There are niches and there are niches. Now that everyone has a digital camera manufacturers have to find new things we can't do with our current model to make us shell out for a new one, that's the way life works! There has been a small but steady trade in tough cameras for years. Pros want SLRs they can use in the rain outside Kylie's hotel and sailors and walkers want the same resilience in a “pocketable” package too. Aside from diving models, only a few cameras have hinted that they'd actually be safe under the water too but that promise is now becoming much more convincing. Historically, splash-proof cameras were just that, not intended to be immersed - designed only to shed water – but now a few truly waterproof cameras have appeared. They have seals all round, unseen around buttons and dials, but obvious on card and connector hatches. They can be soaked, snorkelled with and some can now be taken on a dive – albeit a shallow one. Both Pentax and Olympus have been selling these models for a few years and that has now drawn in the biggest name in photography, Canon. The arrival of their 10m rated PowerShot D10 should be a cue for everyone to raise their game.
Not all these cameras are created equal but their ratings are literal. When a camera says you can take it to 4m it means it. In fact if you feel brave you may find their ratings are conservative, I've taken an Olympus Mju 770 SW to double its 10m limit. That's certainly not carte blanche to ignore the stickers, just some reassurance. In the past when I had a 3m camera I never took it beyond the surf but these models really do what they say on the tin!
Pentax W60 waterproof compact digital camera
In comparison with its competitors from Olympus and Canon, the Pentax W60 is less visually appealing. Of course you have to remember that the W60 is also much, much less expensive (£100-200 less) than the 10m range toppers. It looks OK on the table but doesn't have the same quality feel as the others. This is chiefly because two-thirds of the case is silver painted plastic and as a result it's also lighter by some margin. Where the others make a macho feature of their metal fasteners the Pentax W60 compact digital camera just has some plastic bungs down the screw holes on the back. However while the others invite appreciative handling, particularly the 10m rated Olympus 8000 Tough, the Pentax is all business and because of this is less likely to cramp your style for fear of spoiling its plain Jane looks. This is good as it looks as though it would mark relatively easily. If one was to arrange an impromptu game of camera 'conkers' the Olympus models don't look as though they would be damaged as they defeated the Pentax. The Canon sits between the two for robustness and might put up more resistance. It is much larger, effectively a conventional compact rather than flat with folded optics.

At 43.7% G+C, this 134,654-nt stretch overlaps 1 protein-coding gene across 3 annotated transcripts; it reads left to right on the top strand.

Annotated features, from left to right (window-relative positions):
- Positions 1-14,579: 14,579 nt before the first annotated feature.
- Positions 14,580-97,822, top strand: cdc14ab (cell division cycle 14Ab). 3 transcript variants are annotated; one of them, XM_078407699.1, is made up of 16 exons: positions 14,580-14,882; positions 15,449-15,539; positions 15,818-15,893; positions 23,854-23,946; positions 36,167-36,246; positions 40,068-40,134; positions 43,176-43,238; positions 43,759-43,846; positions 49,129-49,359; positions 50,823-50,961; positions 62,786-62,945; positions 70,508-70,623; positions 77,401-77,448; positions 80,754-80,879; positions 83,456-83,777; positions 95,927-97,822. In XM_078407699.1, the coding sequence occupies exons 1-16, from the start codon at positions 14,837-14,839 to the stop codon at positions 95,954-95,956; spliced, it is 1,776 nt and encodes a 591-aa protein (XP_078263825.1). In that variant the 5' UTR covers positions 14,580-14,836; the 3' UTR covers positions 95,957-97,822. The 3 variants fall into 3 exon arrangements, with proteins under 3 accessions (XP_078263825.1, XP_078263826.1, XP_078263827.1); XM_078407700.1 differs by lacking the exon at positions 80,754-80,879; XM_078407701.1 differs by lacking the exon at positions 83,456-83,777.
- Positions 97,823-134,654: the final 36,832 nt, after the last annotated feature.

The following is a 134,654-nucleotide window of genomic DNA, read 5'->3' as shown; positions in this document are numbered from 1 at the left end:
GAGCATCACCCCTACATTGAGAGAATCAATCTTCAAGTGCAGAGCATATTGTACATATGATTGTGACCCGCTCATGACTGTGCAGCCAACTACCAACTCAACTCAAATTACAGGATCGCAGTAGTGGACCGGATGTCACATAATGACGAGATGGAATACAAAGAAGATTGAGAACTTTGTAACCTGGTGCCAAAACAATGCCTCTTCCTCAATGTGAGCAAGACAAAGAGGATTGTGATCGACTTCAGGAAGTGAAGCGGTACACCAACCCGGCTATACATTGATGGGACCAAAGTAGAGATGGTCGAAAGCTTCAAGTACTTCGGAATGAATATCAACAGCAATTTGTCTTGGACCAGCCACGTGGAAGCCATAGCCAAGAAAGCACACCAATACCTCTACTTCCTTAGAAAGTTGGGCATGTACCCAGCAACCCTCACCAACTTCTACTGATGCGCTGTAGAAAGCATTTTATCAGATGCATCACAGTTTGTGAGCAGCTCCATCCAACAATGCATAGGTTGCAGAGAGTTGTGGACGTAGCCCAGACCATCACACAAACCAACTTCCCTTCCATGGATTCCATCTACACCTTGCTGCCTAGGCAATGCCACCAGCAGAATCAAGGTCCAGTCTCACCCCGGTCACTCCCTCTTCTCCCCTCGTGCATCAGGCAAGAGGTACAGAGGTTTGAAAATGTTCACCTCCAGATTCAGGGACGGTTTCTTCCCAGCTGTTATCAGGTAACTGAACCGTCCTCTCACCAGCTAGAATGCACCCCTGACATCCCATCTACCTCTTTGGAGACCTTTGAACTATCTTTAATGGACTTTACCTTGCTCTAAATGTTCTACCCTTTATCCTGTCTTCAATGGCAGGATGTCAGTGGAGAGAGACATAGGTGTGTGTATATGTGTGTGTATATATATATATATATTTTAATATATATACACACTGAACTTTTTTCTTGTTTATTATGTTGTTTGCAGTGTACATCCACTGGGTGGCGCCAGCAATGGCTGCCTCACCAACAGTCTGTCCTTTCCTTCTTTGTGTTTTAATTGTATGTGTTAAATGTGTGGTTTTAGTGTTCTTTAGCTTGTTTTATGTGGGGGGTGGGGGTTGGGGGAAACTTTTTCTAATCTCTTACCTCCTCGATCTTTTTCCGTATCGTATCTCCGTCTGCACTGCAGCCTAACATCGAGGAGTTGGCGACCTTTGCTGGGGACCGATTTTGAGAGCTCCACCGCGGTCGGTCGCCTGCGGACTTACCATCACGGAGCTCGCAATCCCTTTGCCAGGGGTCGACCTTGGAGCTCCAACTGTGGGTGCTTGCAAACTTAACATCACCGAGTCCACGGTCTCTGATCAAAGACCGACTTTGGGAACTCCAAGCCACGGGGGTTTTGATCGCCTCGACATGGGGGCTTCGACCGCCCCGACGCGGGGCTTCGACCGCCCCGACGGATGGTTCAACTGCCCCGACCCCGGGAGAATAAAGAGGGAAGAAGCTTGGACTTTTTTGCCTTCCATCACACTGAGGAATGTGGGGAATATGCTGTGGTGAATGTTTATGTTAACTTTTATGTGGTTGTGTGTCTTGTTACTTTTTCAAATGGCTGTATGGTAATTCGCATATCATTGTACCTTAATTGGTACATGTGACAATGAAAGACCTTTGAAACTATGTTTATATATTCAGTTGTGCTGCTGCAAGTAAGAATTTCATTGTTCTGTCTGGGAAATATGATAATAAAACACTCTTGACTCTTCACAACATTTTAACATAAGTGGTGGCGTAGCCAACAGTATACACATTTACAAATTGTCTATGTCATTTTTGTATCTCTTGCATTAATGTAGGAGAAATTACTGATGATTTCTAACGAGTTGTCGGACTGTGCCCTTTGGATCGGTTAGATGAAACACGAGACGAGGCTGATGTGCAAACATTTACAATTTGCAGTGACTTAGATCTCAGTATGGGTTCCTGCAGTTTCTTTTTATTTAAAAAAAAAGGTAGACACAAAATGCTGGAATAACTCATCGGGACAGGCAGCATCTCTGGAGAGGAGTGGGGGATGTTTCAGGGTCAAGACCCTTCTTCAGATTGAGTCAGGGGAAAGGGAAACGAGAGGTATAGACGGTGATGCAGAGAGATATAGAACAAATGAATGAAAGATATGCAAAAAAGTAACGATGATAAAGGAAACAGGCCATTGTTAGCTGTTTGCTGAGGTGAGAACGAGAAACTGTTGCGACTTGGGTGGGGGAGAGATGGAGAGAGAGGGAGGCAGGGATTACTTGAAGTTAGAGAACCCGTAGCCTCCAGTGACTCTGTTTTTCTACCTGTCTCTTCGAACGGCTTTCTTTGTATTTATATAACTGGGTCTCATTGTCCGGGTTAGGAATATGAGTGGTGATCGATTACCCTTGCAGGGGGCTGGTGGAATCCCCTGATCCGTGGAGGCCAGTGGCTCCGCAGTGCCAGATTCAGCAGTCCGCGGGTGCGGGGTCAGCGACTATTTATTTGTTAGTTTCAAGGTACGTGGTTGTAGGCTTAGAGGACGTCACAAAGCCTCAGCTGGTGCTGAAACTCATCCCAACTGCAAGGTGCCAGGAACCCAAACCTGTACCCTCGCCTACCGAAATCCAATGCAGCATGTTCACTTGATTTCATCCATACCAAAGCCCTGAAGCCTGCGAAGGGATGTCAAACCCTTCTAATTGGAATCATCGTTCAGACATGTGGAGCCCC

The specification of the Pentax W60 is quite standard for a compact digital camera in 2009 but at the good end of the specs you'd hope for. A 5x lens starts at a useful 28mm equivalent at the wide end and belies its folded optics by appearing in the centre of the body – many other flat cameras shift the front element to one edge. The far end reaches out to the equivalent of 140mm which outstrips all its rivals. That lens serves a 10 Megapixel sensor and although it is none too bright - with a maximum aperture of f3.5 to 5.5 - only the Canon with just a 3x zoom range is brighter. It takes an SD card which shares a single, waterproof hatch with a small Li-ion battery and the USB/AV socket. Apart from the hatch there's really no hint of its unusual resilience.
Splashes of colour are obviously design shorthand for waterproof too. As well as the polished stainless front of my one, the Pentax W60 is also available in red and blue. On the surface it might attract a few more curious glances but as a lifestyle guy or gal you're probably already wearing fluorescent neoprene and curious glances may not be unfamiliar or unwelcome ;-)
While the Pentax W60 is the baby of the group; lighter and less macho than the others, its modest 4m rating is enough to be confident in the water, though not enough for a dive. So it's a camera for surfers, windsurfers, waterskiers and 'gentle' snorkelling. A specification oddity suggests Pentax don't have the same conviction as the others - their 4m limit is valid for two hours. It's not clear how this translates into normal use; is that up to 4m for two hours or do you get longer if you stay shallower? More importantly does it have to be stretchered from the waves at 121 minutes? Pentax also recommend that the seals should be changed annually.
Olympus have seemingly discovered that their initial 3m system was in fact easily able to shrug off greater pressure - and thus depth – as there are no visible changes since they launched. To my mind it would behove the manuals to stress a little seal hygiene as I know how little it takes to flood a camera, but they all play the risks down... safe in the knowledge that most owners will be completely paranoid dunking £200 odd of new toy full of holiday memories. The seals are simple and easy to check, soft gaskets which are clamped shut by hatches and pressed tighter by any water pressure. Just ensure they are free of any dirt, hairs or fibres. A quite reasonable concern would be that they won't last, but our Mju 770SW has survived into its third year of 'lifestyle' activities so the basic technology is quite well proven. During my testing on a dive trip there was no chance to do anything other than a nominal dunk but it stayed on deck for candid snaps and was splashed with seawater, lashed with rain and dipped in tea – to prove a point – and looks none the worse for the experience.